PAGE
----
Here's the general recipe for making an honest 450 HP 930.

1) Use 98mm P/C's with 8.2:1 CR. The OEM P/C sets do not last long due to poor cylinder cooling. They have no fins except on the bottom.

2) Heads and intake manifold must opened to 36-38mm and all ports flowed and matched with each other. You will need larger, alloy injector blocks, too.

3) Install the B&B header/muffler system for reducing turbo lag and cylinder head heat.

4) Install SC cams

5) Use the K27-200 turbocharger

6) Larger intercooler. I prefer the Factory C2 one.

7) I replace the stock rod bolts with ARP or Raceware ones. In many cases, I also install racing valve springs and titanium retainers. This is all done for strength and insurance. There are no power gains here.

8) Aircleaner cover mods. Drill 6-7, 1.5" holes at the bottom of the stock air cleaner cover. Don't waste your money on the Powerflow device.

9) Twin ignition. Not cheap but absolutely necessary. Machine your heads for the lower plugs and have your stock distributor converted to RSR spec. Add a second CD and coil; Bosch or MSD.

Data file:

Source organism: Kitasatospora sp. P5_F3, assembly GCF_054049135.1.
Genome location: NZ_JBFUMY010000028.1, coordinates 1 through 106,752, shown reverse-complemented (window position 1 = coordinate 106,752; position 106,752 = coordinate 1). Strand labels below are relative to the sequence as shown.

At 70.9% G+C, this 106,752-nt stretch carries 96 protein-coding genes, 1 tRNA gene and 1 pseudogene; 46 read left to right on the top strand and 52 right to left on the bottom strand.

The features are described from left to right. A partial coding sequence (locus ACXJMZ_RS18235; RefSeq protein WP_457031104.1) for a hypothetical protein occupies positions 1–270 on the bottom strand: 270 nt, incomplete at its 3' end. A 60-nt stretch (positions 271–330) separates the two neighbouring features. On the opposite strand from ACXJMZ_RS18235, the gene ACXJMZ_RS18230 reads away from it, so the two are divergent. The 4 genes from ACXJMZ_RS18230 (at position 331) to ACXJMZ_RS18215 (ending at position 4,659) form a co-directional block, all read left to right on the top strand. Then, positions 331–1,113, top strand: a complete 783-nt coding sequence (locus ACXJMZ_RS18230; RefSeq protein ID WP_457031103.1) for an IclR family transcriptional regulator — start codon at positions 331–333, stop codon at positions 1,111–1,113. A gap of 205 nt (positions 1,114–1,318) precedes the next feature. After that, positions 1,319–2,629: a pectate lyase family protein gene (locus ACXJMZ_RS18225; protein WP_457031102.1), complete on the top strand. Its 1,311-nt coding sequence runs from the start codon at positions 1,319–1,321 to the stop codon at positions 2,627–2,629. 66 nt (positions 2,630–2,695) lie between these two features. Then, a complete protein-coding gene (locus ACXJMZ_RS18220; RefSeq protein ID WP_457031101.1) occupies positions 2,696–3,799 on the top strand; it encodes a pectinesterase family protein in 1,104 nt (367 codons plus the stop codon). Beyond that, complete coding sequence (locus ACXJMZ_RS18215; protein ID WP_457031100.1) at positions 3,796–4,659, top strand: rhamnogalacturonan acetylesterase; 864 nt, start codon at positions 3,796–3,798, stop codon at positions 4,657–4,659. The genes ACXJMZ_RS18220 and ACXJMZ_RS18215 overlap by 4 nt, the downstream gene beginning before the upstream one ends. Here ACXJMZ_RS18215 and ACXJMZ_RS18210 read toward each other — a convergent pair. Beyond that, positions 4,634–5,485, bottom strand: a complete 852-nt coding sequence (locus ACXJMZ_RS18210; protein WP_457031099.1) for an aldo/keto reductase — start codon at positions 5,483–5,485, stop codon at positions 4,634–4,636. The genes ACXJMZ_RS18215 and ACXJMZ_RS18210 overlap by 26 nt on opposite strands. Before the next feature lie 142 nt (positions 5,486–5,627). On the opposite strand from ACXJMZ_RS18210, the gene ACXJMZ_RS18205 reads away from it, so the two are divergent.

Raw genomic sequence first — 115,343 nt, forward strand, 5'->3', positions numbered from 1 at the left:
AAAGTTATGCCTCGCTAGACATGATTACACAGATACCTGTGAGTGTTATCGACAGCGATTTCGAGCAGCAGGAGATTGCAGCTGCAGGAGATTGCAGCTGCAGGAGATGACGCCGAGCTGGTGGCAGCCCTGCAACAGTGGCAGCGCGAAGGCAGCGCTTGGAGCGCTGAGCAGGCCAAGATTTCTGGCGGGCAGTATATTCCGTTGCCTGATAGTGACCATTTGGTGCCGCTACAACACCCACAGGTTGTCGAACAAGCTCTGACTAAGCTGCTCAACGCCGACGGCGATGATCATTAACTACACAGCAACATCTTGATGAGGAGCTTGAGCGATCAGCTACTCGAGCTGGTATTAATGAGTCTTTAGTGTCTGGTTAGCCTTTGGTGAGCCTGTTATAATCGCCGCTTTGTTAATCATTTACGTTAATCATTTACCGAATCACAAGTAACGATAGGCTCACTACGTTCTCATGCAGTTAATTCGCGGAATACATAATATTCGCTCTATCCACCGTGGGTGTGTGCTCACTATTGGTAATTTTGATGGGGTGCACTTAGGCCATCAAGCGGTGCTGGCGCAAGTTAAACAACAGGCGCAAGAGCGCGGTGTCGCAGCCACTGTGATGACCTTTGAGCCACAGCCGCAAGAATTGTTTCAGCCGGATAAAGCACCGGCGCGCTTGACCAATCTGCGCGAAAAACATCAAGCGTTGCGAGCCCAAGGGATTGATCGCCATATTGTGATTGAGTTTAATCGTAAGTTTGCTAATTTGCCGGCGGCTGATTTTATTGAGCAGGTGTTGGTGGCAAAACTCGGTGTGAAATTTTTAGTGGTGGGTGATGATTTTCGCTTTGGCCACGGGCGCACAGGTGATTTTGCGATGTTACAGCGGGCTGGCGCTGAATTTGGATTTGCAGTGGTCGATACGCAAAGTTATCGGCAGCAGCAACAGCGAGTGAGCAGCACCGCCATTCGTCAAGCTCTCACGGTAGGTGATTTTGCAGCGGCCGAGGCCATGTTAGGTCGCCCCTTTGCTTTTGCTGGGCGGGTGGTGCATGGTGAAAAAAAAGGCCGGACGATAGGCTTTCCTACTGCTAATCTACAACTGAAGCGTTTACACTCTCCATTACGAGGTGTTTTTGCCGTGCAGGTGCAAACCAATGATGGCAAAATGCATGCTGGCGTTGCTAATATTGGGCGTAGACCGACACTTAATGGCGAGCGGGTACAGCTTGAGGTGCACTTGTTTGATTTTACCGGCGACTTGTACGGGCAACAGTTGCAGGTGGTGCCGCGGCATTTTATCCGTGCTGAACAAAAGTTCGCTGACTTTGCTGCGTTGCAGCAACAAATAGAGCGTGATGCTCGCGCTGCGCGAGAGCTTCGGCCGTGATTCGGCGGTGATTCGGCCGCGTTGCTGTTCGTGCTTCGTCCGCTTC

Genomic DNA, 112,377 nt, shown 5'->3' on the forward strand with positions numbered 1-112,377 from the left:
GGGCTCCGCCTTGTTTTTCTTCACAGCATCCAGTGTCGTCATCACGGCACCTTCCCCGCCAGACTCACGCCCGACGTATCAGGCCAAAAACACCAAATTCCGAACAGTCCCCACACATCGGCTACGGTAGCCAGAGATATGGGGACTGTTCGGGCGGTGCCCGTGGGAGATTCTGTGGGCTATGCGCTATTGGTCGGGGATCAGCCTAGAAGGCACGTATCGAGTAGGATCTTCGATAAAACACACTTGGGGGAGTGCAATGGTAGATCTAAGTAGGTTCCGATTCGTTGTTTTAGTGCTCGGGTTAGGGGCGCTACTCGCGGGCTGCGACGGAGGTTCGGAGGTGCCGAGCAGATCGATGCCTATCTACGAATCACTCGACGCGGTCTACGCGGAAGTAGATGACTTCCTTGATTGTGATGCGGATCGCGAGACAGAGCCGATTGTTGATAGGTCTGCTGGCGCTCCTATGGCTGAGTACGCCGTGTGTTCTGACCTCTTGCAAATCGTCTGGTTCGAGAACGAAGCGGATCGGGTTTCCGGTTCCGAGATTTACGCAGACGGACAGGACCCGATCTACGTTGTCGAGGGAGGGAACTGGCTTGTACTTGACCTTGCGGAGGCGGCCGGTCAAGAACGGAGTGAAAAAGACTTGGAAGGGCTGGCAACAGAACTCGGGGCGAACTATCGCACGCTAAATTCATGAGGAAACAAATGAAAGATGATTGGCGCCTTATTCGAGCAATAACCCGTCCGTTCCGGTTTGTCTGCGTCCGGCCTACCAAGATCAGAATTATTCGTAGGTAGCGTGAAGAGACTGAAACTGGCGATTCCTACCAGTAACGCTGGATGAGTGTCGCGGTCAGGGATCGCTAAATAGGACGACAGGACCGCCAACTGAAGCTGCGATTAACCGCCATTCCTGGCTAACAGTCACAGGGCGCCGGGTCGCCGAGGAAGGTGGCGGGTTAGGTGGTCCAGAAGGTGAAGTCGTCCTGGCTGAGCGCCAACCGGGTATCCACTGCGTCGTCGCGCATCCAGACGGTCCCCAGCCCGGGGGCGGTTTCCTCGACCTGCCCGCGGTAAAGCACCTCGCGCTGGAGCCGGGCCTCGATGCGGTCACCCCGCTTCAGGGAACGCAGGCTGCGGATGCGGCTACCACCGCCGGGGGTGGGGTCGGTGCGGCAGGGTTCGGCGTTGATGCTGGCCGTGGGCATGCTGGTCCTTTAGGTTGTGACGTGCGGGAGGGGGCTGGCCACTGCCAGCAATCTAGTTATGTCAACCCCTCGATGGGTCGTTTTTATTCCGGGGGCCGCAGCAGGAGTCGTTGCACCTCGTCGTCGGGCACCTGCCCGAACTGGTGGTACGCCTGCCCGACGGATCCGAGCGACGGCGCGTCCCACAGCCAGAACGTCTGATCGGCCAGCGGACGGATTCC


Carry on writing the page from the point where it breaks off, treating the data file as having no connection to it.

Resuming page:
10) Have your CIS airflow meter and fuel distributor modified for more fuel flow. This is critical for engine longevity. The stock setup is too lean and the various aftermarket fuelers are not needed.

This makes a very powerful and torquey 930 that will live a very long time IF this is all done properly. Its assumed that you will have already installed adequate oil cooling to dissipate the additional BTU's.

Install some close-ratio gears and you will have a formidable machine,

Hope this helps,
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Old 07-24-2001, 02:01 PM
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JBH
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I like the advice Steve provides - Although I think he is building in a big margin of safety, I really can't argue with any part of it!

Better to be safe than facing an expensive rebuild.

Now Steve, what do you mean by "live a very long time"?

In ballpark figures, what do all those modifications cost?

Thanks
Jeff
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Old 07-24-2001, 02:51 PM